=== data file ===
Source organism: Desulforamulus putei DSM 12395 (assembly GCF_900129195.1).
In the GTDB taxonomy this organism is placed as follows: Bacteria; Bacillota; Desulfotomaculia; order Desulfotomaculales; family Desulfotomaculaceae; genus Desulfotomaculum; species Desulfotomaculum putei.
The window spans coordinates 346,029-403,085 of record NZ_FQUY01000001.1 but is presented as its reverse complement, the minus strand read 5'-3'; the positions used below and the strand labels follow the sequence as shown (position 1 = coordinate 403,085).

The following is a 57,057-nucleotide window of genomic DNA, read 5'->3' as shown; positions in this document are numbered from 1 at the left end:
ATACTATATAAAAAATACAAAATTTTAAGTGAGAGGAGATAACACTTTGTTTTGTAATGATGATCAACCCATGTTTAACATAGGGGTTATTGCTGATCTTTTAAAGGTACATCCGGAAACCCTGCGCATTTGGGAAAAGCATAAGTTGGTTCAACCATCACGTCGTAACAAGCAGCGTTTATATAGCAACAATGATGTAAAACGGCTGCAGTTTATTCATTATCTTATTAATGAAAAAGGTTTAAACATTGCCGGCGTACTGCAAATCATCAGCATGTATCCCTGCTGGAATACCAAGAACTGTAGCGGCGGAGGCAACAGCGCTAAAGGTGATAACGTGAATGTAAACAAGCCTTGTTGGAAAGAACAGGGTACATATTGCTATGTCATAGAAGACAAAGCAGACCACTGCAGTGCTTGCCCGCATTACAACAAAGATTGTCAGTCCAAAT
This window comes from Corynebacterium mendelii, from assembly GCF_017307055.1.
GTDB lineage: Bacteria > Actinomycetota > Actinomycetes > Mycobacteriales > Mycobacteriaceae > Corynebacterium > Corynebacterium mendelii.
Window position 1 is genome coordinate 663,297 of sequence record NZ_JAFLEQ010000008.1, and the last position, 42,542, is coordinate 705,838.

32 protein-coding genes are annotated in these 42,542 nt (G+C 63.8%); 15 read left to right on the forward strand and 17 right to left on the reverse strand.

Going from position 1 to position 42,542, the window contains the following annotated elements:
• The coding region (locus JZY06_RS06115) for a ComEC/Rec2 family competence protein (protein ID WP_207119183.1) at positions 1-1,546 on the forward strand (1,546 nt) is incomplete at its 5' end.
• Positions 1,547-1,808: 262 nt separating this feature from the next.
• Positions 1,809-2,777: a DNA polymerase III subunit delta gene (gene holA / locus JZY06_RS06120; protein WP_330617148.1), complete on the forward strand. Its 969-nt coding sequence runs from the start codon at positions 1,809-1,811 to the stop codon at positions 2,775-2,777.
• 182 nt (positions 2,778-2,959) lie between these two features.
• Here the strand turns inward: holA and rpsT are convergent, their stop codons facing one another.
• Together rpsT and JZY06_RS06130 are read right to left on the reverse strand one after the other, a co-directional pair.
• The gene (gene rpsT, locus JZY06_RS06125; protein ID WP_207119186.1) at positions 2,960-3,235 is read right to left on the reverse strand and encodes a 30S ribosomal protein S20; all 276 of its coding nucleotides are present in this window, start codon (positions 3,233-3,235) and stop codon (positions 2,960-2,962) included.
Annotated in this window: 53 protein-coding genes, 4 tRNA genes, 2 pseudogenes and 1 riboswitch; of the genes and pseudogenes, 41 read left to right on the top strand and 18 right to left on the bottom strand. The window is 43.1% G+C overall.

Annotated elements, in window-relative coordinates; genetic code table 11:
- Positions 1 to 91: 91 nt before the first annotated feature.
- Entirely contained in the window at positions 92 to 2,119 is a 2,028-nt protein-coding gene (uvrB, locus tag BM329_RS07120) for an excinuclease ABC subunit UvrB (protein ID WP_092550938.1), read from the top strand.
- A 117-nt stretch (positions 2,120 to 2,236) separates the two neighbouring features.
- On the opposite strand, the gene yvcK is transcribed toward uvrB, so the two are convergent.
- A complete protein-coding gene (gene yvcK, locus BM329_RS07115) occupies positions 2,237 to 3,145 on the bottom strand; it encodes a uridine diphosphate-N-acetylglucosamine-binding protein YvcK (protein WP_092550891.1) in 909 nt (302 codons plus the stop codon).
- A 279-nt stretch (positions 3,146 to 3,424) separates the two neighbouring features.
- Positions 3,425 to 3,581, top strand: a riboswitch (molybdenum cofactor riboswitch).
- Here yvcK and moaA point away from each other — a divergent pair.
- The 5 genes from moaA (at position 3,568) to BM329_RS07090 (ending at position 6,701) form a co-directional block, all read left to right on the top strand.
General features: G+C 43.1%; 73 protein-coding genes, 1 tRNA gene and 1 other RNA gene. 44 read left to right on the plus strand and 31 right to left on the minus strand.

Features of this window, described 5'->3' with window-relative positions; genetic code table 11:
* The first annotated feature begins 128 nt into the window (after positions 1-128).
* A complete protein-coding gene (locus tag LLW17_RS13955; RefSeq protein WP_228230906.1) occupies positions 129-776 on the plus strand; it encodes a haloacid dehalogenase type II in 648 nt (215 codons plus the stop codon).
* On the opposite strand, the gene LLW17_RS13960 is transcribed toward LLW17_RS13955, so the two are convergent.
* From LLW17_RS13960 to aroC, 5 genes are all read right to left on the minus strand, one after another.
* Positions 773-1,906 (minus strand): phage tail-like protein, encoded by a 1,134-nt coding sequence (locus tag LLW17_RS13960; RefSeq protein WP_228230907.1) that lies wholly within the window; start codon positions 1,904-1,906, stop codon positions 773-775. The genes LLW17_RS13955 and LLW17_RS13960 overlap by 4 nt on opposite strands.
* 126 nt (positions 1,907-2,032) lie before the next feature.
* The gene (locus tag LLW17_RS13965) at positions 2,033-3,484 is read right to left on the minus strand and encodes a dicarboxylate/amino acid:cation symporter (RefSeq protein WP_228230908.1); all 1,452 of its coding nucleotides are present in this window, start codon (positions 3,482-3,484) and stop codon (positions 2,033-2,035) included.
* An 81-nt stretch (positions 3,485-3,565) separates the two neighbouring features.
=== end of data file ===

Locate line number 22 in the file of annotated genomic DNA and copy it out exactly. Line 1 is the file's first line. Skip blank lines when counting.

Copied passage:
- A 117-nt stretch (positions 2,120 to 2,236) separates the two neighbouring features.